LAS VEGAS — Not many UFC opponents have earned Conor McGregor’s respect before a match. But Donald “Cowboy” Cerrone seems to have done that judging from their pre-fight press conference at the Palms on Wednesday.
Unlike past events in which McGregor was notorious for shredding his opponents with his verbal taunts, he had nothing but kind words for Cerrone, who holds the record for most wins and most finishes in UFC history. The two will meet in Saturday’s main event of UFC 246 at T-Mobile Arena (10 pm; ESPN+ PPV).
“He’s earned my respect through his activity,” McGregor, 31, said. “It’s hard not to respect Donald. There will be blood spilled on Saturday, but it won’t be bad blood. We’re focusing on the skills here and that’s going to be exciting for the fans. There’s going to be lots of drama in there and we’re eager to get going.”
Cerrone was equally respectful, but the session didn’t lack enthusiasm or fire. McGregor (21-4) hasn’t fought in 15 months and Cerrone (36-13-1) has been searching for a mega-bout like this throughout his long career. Both are eager to get in the Octagon and get at it.
“I’m looking forward to four or five rounds of battling with this dude,” Cerrone, 36, said. “Conor is one of the last of a dying breed of fighters. It’s going to be good to get in there with him. I’m going five rounds with this dude and I can’t f—ing wait.”
Some suggested McGregor appeared to be a changed man after enduring nearly two years of various legal issues for bad behavior. He said his legal slate is clean and he’s ready to focus on fighting.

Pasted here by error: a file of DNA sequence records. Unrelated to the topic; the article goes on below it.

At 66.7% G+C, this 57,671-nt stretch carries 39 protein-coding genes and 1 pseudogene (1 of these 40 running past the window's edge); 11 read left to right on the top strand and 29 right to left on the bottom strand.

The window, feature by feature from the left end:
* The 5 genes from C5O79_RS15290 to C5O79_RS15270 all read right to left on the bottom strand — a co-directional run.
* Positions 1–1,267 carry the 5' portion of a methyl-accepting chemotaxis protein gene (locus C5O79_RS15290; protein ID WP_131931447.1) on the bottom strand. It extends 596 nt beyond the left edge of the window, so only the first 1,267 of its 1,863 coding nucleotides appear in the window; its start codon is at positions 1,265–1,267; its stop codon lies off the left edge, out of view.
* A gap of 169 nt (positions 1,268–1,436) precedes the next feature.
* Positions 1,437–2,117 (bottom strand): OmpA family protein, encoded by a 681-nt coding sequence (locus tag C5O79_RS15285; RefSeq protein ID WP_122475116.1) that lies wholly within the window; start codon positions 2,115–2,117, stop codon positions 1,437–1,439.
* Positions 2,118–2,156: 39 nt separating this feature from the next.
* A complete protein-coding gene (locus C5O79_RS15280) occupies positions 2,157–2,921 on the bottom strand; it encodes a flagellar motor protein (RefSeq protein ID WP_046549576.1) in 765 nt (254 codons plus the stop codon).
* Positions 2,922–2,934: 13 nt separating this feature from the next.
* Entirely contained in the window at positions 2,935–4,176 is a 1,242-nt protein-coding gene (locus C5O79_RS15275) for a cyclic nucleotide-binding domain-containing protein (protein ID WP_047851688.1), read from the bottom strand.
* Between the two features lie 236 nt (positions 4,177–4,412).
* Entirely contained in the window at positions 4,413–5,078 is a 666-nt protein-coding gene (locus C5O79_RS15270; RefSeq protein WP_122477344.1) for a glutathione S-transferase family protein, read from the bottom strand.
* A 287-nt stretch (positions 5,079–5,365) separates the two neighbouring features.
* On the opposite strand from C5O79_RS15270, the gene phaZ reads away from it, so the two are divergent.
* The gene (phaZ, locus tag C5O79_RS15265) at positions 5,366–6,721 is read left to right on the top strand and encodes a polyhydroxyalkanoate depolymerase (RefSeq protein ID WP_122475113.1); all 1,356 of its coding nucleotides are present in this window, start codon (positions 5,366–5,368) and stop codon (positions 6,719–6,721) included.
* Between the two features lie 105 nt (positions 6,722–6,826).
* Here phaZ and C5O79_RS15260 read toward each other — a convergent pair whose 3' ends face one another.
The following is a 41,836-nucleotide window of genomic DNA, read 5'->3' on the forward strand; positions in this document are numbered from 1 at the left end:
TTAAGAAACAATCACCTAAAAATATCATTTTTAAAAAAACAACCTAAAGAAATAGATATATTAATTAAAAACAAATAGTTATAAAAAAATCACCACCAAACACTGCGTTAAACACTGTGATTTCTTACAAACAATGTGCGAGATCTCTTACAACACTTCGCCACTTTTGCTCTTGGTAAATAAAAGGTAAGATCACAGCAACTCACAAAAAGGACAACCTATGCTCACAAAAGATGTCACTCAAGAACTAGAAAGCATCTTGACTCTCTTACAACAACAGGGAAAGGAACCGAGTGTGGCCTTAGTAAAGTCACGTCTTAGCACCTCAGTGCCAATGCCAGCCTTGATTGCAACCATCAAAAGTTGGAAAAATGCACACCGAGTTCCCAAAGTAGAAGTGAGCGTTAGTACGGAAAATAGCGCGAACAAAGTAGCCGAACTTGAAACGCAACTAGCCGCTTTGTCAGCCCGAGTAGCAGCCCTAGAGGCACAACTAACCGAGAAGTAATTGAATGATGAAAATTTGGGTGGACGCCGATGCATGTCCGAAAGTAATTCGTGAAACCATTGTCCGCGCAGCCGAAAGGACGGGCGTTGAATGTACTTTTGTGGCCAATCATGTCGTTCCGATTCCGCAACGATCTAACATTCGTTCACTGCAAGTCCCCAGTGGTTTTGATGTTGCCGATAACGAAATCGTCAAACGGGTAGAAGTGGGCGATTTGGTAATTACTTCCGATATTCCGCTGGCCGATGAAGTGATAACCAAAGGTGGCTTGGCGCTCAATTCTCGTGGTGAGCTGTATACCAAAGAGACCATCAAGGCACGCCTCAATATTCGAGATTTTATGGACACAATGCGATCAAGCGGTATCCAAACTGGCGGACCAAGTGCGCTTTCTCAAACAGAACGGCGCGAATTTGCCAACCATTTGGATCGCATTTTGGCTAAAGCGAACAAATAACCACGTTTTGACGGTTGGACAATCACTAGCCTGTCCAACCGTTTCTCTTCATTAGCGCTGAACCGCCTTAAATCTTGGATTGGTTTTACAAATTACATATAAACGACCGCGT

“I am who I am,” McGregor said. “I don’t think I’ve changed too much throughout, granted different opponents and different circumstances. I’m in a position where I’m very excited to be here and I’m very eager to perform for the fans. I’ve got a solid opponent in front of me; a veteran of the game. I’m just committed and focused and happy to be here.”
The tone was different than it was nearly five years ago at UFC 194 when both were on the same card fighting different opponents. McGregor, then a featherweight, talked about moving up in weight. Cerrone suggested McGregor should keep his “little English a–” at featherweight. McGregor called Cerrone “too slow and too stiff.”
That hostility was gone Wednesday. The level of civility was in sharp contrast to the presser before McGregor’s last fight against Khabib Nurmagomedov in 2018 where McGregor took shots at his family and religion. Or his often vulgar world tour in promoting his boxing match with Floyd Mayweather. The only time he came close to trash talking Wednesday was when he said he could “read Cerrone like a children’s book.”
“I know the tricks he has and I know what he’s planning,” McGregor went on. “We’ll be well-prepared.”
Cerrone didn’t bite.
“Hopefully, he’s had Hooked On Phonics,” Cerrone said.
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